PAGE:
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Okay, you put on a pin, and you bought a book. What else? I thought about the Syrian refugee family, new to my town, sponsored in their transition by IRIS (Integrated Refugee and Immigrant Services) and supported by my place of worship. I had been meaning to say a formal “hello and welcome.” This would probably be a good time for me to take them cookies. Making the cookies was easy (and delish). Taking them to the door was harder. I wasn’t sure how much English they knew. Would they be confused about who I was, what I was doing there? Turns out holding a Tupperware of baked goods is the universal sign for “I’m here to say hello.” I got smiles. I got introductions. I got invited in.

I know there are many people whose opinions differ from mine on the topic of immigration and resettlement. I would implore those interested to read the Time Magazine article: This is how the Syrian Refugee Screening Process Works. “Of all the categories of persons entering the U.S., these refugees [people from Syria] are the single most heavily screened and vetted.” – Jana Mason, senior adviser to the United Nations High Commissioner for Refugees. Picture the kids from Aleppo you’ve seen, covered in ash from bombing raids. Now picture them living next to and playing on the Hubbard Green in Glastonbury, CT. Which would you want if it was your child?

We must put education before fear. We must see each other as human beings. Cookie-eating, book-reading, family-loving, human beings. My way of doing that is going to be with this idea of Guerilla Kindness. I’m going to be a mobile irregular force of small hit-and-run acts of kindness. And I’m going to be kind to you no matter who you voted for. Or how you worship. Or where you came from. Or who you love. And you can’t stop me.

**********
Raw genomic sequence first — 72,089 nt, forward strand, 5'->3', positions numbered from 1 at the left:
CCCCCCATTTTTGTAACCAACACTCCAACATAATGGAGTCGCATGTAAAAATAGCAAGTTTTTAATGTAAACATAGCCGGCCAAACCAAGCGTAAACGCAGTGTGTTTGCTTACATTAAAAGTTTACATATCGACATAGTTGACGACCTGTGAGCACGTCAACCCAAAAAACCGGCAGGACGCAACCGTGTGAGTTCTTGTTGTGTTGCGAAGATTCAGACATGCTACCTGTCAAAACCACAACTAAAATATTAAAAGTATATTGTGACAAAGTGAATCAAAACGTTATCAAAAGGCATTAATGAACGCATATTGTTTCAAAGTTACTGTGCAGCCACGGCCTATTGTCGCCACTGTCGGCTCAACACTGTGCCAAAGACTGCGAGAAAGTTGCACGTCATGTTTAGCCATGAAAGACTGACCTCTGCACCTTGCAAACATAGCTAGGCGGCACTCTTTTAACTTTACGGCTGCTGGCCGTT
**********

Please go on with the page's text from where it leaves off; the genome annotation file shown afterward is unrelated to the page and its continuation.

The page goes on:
Like a friend’s yard sign says:

“🇺🇸  we treat all people with dignity regardless of origin, color, religion, gender, sexual orientation or political views ”

 

Join me?

 

carmagnet

 

 

 

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The Book Aunt’s Gift-Giving Guide 2014

If you’re casting about for gift ideas for your friends and family, I suggest you consider giving BOOKS! You might not steal the show at the holiday gathering, but later, when you have tired kids who want to curl up with the original hand-held escape, the glory will be yours. When the mid-winter relatives have cabin fever, and the book you gave is their salvation, you will be thanked. (If you’re worried about giving books as gifts in case they’ve already been read, just be sure to include a gift receipt!)